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Flood Hazard Map and Information

NOTE: Residents of the City of Tucson or the Towns of Marana, Oro Valley or Sahuarita must contact their respective city or town to get floodplain status information. Links to each jurisdiction are provided at the bottom of this page.

Longtime Pima County residents are well aware of flooding hazards in the desert. Many have personally seen the area's normally dry creek beds become suddenly transformed into raging rivers during storm events. When flooding occurs, desert watercourses can overflow their banks and inundate surrounding areas. Major flows in area watercourses can also severely erode unprotected channel banks causing significant damage. During recent flooding events in Pima County some property owners lost buildings and as much as 300 feet of property due to channel bank erosion.

Diagram of a typical riverine floodplain.Some areas in Pima County are subject to a special kind of flooding called sheet flooding . Sheet flooding is caused when flood water spreads out over the land surface, rather than running off and collecting into a defined stream channel. Sheet flooding depths can reach six inches or more. Since there is often no defined channel, the path of this type of flooding is highly variable and unpredictable.

Most people are aware that the Federal Emergency Management Agency (FEMA) makes flood maps, but many are not aware that the Flood Control District also maps flood and erosion hazards.  FEMA has only mapped the major watercourses, which present a significant risk to the public, but encompass less than half of the known flood hazards in Pima County.  The Districts Special Study Floodplains fill in the gaps left by FEMAs Flood Insurance Rate Maps, or FIRMs.  In 2011, Pima County transitioned to Digital Flood Insurance Rate Maps, or DFIRMS.  To learn more about this, please visit the DFIRMs page.  Information about FEMA Letters of Map Revision and Letters of Map Amendment can be found on the LOMRs CLOMRs and LOMAs page.

Even a small amount of water entering your home can cause significant damage. The Federal Emergency Management Agencies Flood Cost Estimator can be used to see just how quickly the cost can add up. Crossing a flooded wash while driving, even with depths of less than 2 feet, can float a car. Here are maps showing road accessibility during floods for Pima County.

Pima County regulates all unincorporated areas lying within the 100-year floodplain. The 100-year floodplain is defined as the area adjoining a watercourse that would be covered by water during a flood event having a 1 out of 100 chance (1%) of occurring in any given year. Of course, floods of differing magnitudes -- smaller or larger -- could also occur, each with their own probability of occurring during any one year. An important first step in evaluating the risk of possible flood damages is to determine whether a property lies within the 100-year floodplain. Floodplains and channels can change significantly over time, whether due to large flooding events on human alteration of the landscape. A comparison of the Agua Caliente Wash floodplain from 1960 to 1994 illustrates these changes well.

Getting Flood Status Information

There are several methods by which you can obtain county floodplain status information for your property.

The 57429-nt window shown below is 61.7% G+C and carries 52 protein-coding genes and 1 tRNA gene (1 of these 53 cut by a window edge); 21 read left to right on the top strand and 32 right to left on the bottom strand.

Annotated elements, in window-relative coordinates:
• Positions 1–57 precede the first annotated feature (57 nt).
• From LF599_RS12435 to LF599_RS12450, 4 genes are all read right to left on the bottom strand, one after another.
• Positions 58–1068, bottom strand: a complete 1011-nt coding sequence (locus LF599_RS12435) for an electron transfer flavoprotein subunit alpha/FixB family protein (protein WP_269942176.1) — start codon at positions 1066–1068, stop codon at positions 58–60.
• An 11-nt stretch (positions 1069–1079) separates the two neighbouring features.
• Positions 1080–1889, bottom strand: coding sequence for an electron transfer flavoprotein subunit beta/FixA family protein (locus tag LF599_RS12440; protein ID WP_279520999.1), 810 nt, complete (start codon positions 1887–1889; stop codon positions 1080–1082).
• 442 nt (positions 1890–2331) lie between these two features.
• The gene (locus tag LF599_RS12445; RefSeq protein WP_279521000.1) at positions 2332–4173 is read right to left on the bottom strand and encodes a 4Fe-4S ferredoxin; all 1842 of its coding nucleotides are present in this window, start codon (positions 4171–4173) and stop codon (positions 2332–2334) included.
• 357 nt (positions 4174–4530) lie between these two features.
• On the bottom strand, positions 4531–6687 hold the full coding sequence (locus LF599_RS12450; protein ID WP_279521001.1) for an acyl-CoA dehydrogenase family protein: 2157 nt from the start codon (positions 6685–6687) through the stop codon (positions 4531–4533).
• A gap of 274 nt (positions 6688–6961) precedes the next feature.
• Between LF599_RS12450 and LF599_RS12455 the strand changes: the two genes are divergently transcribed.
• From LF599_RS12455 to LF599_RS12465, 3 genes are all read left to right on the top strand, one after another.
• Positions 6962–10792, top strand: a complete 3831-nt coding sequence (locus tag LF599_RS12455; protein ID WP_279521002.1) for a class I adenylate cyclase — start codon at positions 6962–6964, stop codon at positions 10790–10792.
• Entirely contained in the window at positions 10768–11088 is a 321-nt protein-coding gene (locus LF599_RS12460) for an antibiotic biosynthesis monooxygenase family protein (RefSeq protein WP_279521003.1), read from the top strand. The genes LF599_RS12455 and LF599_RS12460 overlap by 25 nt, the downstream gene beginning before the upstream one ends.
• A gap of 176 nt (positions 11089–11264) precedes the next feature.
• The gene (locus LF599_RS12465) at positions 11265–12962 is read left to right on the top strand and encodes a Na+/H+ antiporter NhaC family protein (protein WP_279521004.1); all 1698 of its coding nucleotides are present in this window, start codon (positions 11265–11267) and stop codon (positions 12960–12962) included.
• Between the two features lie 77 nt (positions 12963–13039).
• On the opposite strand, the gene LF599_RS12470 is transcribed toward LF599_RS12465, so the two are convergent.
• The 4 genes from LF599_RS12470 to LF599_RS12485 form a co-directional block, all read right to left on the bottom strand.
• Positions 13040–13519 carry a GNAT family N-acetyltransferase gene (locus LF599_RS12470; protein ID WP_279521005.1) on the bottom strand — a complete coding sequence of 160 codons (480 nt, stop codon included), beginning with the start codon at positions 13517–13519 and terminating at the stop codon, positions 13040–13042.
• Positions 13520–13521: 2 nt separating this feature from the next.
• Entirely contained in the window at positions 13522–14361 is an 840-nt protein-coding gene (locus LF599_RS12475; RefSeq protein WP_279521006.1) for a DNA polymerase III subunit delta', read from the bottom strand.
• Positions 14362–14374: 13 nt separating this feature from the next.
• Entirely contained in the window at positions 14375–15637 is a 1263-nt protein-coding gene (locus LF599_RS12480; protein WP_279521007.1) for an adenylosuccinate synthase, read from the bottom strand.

• A map of known flood hazards is available. This map shows FEMA and known locally mapped floodplains and regulatory washes within unincorporated Pima County. It is provided for general information only and may not be adequate for permitting purposes. Not all areas subject to flooding are shown on the map. Erosion hazard areas are not shown on the map. The accuracy of delineations, including the delineation of regulatory washes, is not guaranteed.  FEMAs Digital Flood Insurance Rate Maps (DFIRMs) are available on our DFIRMs page and FEMA approved map revisions are available on our Approved LOMRs CLOMRs and LOMAs page

     

  • Fax Back Service. You can request floodplain status information for a parcel by either faxing or mailing a floodplain status request to us. To process a fax request, you should fill out a Flood Hazard Information Form. To complete your request, simply print out the form, fill in the requested property information, and then fax (or mail) it to us. Copies of the form are also available at the District's offices.
    • When using our fax or mail service, be sure to include your name, the address of the property and the property tax code or legal description. You should also provide a daytime telephone number in the event we need to contact you for any clarifications regarding your request. Our fax number and mailing address are included on the form. Turn around time for fax and mail requests is typically 5 to 7 working days.
  • Floodplain Service Counter. The District also staffs a floodplain service counter located in our offices. Make sure to visit our service counter to find out if your property is subject to flooding, to determine if you need a floodplain use permit, or for any other flood-related questions you may have.

 

Please note that the District provides flood status information only for unincorporated portions of Pima County. For similar information on parcels located within the incorporated areas of the City of Tucson, Town of Oro Valley, Town of Marana, the City of South Tucson, and the Town of Sahuarita, please check our Other Flood Control Jusrisdictions page.

Floodplain status information is an essential component of our mission. The District typically receives between 8,000 and 10,000 requests for floodplain status information each year.